If Ben Affleck were to take leave of his senses and declare a serious interest in running for John Kerry‘s soon-to-be-vacated Massachusetts Senate seat and really go for it, he’d probably land the Democratic nomination. He’s up on the issues, talks a good game and has an obvious brand-level magnetism (i.e., that Robert Redford-as-Bill McKay quality) that no other Massachusetts Democrat could compete with. And he’d probably beat presumed Republican candidate Scott Brown.

But with Affleck’s directing career (Argo, The Town, Gone Baby Gone) in a boom cycle, running for the Senate would be a step down. He’s obviously well positioned to remain a top-ranked hyphenate (and perhaps even move beyond his current status as the new Sydney Pollack) for the next 25 to 30 years. So why lower himself into the swamp of politics, especially given the fact that even if Affleck wins this year he’ll have to re-run in 2014 to keep the Senate seat?

Three months ago (i.e., 9.15) Affleck talked to a GQ writer about a possible political future. Here’s a pertinent portion:

“There was one time where somebody who I respected said ‘come do this right now, I think you can win.’ And I just realized when I got asked that question that it was the last thing I wanted to do. Plus, I kind of felt like I just got past all this bile in my own life” — a reference to his Bennifer period — “and then you’re going to just jump back into this ugliness? I mean, talk about long knives. It’s horrendous way to live. You know, your family and blah blah blah. I guess I lost a little bit of that idealism. I don’t know.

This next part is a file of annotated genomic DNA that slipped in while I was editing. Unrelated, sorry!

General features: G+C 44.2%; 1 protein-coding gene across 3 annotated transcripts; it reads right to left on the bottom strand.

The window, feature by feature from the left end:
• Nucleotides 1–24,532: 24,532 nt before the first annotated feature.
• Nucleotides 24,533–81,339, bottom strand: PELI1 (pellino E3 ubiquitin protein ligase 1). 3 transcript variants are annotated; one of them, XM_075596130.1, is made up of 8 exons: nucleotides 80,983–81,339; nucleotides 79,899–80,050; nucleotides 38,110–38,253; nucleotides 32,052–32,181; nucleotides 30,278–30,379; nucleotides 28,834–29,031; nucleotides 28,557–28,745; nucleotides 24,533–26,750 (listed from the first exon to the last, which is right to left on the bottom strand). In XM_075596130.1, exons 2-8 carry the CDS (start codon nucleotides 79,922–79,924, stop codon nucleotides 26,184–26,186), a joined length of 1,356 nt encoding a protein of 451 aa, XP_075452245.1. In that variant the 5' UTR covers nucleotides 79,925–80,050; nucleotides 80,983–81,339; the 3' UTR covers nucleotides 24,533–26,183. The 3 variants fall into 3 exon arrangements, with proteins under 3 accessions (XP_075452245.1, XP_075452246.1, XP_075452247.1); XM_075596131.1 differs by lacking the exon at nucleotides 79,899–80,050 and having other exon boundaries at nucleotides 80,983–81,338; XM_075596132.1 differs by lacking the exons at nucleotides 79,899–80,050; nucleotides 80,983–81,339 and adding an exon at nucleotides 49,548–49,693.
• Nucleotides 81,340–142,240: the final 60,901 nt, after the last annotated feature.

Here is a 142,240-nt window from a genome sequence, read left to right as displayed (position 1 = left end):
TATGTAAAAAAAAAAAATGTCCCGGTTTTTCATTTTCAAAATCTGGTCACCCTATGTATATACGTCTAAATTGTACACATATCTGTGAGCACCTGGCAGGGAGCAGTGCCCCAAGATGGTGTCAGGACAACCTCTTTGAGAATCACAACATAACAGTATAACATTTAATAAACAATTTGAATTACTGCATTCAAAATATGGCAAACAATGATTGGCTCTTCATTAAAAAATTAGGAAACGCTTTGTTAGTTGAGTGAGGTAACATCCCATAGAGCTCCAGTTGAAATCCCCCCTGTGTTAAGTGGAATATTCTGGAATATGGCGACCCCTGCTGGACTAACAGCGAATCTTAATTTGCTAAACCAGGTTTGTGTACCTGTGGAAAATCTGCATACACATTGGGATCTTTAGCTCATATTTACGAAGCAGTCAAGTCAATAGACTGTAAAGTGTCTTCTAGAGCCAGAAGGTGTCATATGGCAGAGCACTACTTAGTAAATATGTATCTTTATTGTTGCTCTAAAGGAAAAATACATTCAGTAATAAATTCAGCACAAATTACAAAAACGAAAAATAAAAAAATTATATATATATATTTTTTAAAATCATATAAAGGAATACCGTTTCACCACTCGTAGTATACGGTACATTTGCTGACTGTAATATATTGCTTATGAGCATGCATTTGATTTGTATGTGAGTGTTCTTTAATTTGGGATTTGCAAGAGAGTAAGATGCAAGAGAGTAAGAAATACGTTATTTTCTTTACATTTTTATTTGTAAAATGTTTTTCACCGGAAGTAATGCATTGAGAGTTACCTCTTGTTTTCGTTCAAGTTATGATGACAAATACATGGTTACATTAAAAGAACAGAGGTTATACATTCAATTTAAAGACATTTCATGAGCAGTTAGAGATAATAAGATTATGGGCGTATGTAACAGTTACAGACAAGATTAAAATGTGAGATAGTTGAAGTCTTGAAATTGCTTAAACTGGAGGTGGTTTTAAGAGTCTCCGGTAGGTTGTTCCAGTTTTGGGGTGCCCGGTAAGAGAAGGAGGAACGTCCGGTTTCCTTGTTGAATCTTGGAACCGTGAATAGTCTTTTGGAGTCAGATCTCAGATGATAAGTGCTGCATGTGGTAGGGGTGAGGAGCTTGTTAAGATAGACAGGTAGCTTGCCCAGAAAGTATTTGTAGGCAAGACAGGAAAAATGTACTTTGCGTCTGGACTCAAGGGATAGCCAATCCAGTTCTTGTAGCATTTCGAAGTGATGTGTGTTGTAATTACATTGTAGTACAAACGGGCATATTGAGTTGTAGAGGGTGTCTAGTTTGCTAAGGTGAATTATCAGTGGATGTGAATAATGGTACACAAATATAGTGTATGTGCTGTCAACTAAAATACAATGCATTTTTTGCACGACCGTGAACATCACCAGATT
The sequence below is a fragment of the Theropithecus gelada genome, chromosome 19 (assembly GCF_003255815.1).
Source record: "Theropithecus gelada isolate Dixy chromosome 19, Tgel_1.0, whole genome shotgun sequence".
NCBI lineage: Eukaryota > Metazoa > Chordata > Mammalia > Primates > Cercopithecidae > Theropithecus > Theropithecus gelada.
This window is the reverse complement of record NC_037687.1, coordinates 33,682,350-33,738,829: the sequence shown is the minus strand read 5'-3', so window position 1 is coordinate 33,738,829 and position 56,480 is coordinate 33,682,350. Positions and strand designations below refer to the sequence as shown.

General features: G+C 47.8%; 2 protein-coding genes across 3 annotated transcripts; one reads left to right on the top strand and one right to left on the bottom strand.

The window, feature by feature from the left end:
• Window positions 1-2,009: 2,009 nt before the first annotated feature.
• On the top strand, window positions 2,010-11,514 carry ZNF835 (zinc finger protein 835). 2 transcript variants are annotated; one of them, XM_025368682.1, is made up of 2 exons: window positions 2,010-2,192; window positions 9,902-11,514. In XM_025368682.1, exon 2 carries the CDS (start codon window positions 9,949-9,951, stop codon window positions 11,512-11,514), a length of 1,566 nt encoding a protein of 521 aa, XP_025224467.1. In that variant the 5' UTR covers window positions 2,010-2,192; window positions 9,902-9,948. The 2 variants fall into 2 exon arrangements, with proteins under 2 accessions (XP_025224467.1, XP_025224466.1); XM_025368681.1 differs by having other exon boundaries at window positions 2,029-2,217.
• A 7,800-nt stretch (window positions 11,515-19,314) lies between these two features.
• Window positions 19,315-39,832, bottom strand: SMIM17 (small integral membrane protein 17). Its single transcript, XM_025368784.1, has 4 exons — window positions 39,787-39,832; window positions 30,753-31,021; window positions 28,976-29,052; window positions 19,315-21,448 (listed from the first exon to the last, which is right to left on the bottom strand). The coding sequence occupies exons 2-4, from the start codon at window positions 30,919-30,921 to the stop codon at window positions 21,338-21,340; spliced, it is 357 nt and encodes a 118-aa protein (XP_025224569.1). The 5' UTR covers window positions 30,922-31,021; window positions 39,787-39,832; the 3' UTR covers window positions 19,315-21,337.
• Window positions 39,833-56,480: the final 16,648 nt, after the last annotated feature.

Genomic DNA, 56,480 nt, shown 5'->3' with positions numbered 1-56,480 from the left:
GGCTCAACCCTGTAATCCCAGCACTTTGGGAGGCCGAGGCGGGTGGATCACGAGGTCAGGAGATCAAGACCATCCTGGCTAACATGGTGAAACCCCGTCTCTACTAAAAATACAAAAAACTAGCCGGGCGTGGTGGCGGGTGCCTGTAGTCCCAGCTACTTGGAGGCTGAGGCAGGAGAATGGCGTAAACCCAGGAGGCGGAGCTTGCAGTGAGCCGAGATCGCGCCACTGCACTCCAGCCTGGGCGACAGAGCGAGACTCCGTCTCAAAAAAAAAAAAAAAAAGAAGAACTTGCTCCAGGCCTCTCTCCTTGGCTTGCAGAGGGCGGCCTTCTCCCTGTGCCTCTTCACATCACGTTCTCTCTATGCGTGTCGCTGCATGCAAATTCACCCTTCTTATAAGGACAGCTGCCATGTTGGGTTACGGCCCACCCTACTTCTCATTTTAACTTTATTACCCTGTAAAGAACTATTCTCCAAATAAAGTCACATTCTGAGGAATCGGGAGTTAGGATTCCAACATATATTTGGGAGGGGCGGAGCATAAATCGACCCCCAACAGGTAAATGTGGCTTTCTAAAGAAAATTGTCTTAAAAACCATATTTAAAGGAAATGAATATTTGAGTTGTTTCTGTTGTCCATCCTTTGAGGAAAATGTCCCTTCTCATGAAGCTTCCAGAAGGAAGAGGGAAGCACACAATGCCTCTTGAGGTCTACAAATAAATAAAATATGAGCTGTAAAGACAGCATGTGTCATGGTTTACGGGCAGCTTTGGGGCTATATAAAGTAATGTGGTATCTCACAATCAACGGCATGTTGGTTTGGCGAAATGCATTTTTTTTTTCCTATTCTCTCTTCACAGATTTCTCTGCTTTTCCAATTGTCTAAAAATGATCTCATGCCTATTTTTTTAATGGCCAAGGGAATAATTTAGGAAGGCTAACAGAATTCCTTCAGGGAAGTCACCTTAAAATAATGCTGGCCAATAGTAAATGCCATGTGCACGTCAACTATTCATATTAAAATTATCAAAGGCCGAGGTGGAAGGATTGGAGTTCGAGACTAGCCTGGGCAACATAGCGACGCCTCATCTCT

“So, no, the answer is: I don’t want to run for office. And I don’t even like working in partisan politics. People get so wound up and so ugly now. I find that doing things that are independent where you can really actually make a difference, where you can affect policy, you can affect change, means more than doing the partisan political thing.”

Then again in a less than 48-hours-old interview with CBS NewsBob Schieffer, Affleck said he was too busy at the moment to really consider the Massschusetts situation, but he didn’t issue a Shermanesque denial either. “I do have a great fondness and admiration for the political process in this country,” Affleck said, “but I’m not going to get into speculation about my political future. One never knows. I’m not one to get into conjecture.”

In other words, Affleck been a political-issues junkie for much of his life and is no doubt flattered to hear such talk being kicked around, and so he’s kind of half-winking for the time being. But it’ll probably go no further than that.